Jan 10, 2005

Team Me Up, Scotty


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Team me up, Scotty

To an astronaut far from home, it's as important as oxygen, fuel and radiation shielding: team work.





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January 10, 2005: Weakened bones, radiation-damaged cells, spacecraft malfunctions -- when you think of journeying through space, these are the threats that come to mind. Yet, there's another issue equally critical.

That issue is teamwork.


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Astronauts don't travel through space by themselves. They go in pairs or threesomes or even larger groups. Maintaining a successful team in a risky, isolated environment calls for finely honed people-skills.  It means that astronauts must develop a keen awareness both of themselves, and of the way they interact with those around them.


Right: Three astronauts on the Moon, one with a broken leg. Art by Pat Rawlings. [More]

Of course, astronauts are already people-savvy. They wouldn't be selected as astronauts otherwise. But NASA would like to give them an extra edge, an extra dose of training to help them "team up" exquisitely well.

James Carter, a psychologist at  Harvard Medical School and Beth Israel Deaconess Medical Center, and Jay Buckey, a doctor and associate professor of medicine at Dartmouth, are heading a NASA project to do just that. They're developing a teamwork training program that can be delivered entirely through a laptop computer--here on the ground or in the distant reaches of space.

"If you have a group of people who are very smart about how to work together as a team, that's a group that's going to do well no matter how bad things get," says Buckey, himself an astronaut. "If we can provide the kind of training that gives astronauts that 'extra edge,' then we're opening the door to effective space flight."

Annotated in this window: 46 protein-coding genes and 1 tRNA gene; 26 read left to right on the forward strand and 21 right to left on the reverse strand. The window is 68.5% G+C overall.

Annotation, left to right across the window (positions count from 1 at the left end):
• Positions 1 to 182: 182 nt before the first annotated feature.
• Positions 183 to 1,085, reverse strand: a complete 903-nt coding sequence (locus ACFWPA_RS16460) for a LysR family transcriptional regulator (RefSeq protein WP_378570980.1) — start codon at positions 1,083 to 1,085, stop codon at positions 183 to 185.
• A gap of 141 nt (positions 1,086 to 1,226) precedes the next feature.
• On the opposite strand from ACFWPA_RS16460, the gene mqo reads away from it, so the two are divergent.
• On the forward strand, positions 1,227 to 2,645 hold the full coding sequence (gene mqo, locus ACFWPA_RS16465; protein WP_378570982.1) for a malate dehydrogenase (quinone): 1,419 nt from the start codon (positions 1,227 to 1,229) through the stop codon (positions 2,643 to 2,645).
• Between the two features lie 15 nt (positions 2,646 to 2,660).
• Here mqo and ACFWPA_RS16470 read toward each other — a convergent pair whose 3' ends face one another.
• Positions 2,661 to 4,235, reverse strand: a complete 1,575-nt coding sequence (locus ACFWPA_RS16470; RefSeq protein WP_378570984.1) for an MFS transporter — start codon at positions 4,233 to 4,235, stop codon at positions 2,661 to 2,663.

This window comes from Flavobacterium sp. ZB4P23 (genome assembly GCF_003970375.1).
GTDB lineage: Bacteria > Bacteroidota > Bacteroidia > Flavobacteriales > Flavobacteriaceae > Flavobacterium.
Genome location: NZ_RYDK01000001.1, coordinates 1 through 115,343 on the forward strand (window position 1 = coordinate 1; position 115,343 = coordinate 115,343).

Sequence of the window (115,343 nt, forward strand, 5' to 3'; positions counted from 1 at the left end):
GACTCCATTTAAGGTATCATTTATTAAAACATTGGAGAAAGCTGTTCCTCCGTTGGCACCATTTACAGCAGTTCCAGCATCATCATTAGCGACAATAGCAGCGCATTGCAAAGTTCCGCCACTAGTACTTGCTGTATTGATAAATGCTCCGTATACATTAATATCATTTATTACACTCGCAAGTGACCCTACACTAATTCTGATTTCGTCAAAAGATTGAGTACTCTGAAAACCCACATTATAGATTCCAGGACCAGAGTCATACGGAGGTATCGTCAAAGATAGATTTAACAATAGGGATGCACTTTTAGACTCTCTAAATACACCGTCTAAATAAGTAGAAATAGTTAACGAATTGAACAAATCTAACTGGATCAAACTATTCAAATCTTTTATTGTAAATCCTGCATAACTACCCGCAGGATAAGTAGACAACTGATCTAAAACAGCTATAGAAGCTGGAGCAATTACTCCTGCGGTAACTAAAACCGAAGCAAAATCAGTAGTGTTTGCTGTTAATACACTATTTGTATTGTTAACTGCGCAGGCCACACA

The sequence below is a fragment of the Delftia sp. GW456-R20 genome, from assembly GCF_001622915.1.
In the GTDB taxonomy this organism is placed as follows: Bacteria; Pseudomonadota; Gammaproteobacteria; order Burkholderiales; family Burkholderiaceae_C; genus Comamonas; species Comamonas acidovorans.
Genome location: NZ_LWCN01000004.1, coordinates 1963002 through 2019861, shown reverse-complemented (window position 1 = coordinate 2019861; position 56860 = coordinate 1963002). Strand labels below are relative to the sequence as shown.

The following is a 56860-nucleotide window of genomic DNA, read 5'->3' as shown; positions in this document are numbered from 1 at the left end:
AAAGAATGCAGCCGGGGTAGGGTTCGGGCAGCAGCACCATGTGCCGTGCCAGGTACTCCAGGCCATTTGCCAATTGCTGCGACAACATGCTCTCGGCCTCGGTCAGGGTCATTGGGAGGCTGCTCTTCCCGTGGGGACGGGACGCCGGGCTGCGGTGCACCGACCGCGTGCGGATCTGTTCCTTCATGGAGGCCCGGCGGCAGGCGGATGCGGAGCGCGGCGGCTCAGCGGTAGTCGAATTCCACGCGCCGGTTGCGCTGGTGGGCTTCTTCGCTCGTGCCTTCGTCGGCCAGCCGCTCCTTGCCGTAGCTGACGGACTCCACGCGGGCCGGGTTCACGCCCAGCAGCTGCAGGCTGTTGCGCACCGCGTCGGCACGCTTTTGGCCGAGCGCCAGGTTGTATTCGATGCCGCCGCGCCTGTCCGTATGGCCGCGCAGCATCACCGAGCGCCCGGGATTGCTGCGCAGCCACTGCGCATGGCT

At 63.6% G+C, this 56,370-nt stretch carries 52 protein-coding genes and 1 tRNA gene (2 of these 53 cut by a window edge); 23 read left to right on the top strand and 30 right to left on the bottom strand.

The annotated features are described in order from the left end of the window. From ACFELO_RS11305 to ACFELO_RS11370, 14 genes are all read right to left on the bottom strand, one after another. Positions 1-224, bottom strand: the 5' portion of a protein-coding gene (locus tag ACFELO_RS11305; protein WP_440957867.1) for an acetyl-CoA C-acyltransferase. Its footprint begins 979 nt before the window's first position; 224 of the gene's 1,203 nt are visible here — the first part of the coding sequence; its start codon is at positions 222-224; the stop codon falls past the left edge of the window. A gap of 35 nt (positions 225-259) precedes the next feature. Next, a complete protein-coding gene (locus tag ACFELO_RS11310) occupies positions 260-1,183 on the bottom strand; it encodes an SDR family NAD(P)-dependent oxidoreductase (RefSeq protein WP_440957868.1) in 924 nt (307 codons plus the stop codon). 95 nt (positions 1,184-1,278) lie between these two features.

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Above: A space shuttle crew of seven in 1998. Jay Buckey floats at the top left. [More]

Their program includes an interactive simulator set onboard a virtual space station akin to the International Space Station (ISS). It allows an astronaut to role-play interpersonal conflicts on the computer. For example, the simulator might present this situation: one crewmember (represented by an actor) accidentally damages a piece of equipment, and asks a crewmate (the role assumed by the astronaut working through the program) for help in concealing the damage. The astronaut decides how to answer the request, and then the program responds, based on that answer.

Does an conflict ensue? Will it escalate?

"It's a web of options," explains Carter. "You watch a video and then you make a decision. Your choice determines what happens next. You can get through the conflict in as few as three or four decisions, or you can make 10, 15, or even more decisions."